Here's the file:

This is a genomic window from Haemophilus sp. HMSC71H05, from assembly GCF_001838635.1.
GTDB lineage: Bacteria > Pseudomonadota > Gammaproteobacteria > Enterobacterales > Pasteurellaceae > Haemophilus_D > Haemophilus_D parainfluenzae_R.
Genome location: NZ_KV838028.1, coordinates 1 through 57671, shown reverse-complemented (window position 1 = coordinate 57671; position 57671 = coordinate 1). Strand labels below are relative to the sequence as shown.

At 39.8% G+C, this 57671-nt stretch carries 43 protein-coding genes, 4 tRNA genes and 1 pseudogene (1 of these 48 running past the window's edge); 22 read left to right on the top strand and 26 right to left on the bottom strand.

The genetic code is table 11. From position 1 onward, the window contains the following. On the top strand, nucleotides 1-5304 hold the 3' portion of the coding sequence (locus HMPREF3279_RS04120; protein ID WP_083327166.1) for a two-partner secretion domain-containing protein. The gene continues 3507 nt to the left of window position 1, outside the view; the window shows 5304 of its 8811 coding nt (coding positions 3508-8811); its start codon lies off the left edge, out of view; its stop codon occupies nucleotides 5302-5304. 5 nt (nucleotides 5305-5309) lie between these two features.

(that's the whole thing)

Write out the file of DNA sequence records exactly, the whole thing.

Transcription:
This is a genomic window from Haemophilus sp. HMSC71H05, from assembly GCF_001838635.1.
GTDB lineage: Bacteria > Pseudomonadota > Gammaproteobacteria > Enterobacterales > Pasteurellaceae > Haemophilus_D > Haemophilus_D parainfluenzae_R.
Genome location: NZ_KV838028.1, coordinates 1 through 57671, shown reverse-complemented (window position 1 = coordinate 57671; position 57671 = coordinate 1). Strand labels below are relative to the sequence as shown.

At 39.8% G+C, this 57671-nt stretch carries 43 protein-coding genes, 4 tRNA genes and 1 pseudogene (1 of these 48 running past the window's edge); 22 read left to right on the top strand and 26 right to left on the bottom strand.

The genetic code is table 11. From position 1 onward, the window contains the following. On the top strand, nucleotides 1-5304 hold the 3' portion of the coding sequence (locus HMPREF3279_RS04120; protein ID WP_083327166.1) for a two-partner secretion domain-containing protein. The gene continues 3507 nt to the left of window position 1, outside the view; the window shows 5304 of its 8811 coding nt (coding positions 3508-8811); its start codon lies off the left edge, out of view; its stop codon occupies nucleotides 5302-5304. 5 nt (nucleotides 5305-5309) lie between these two features.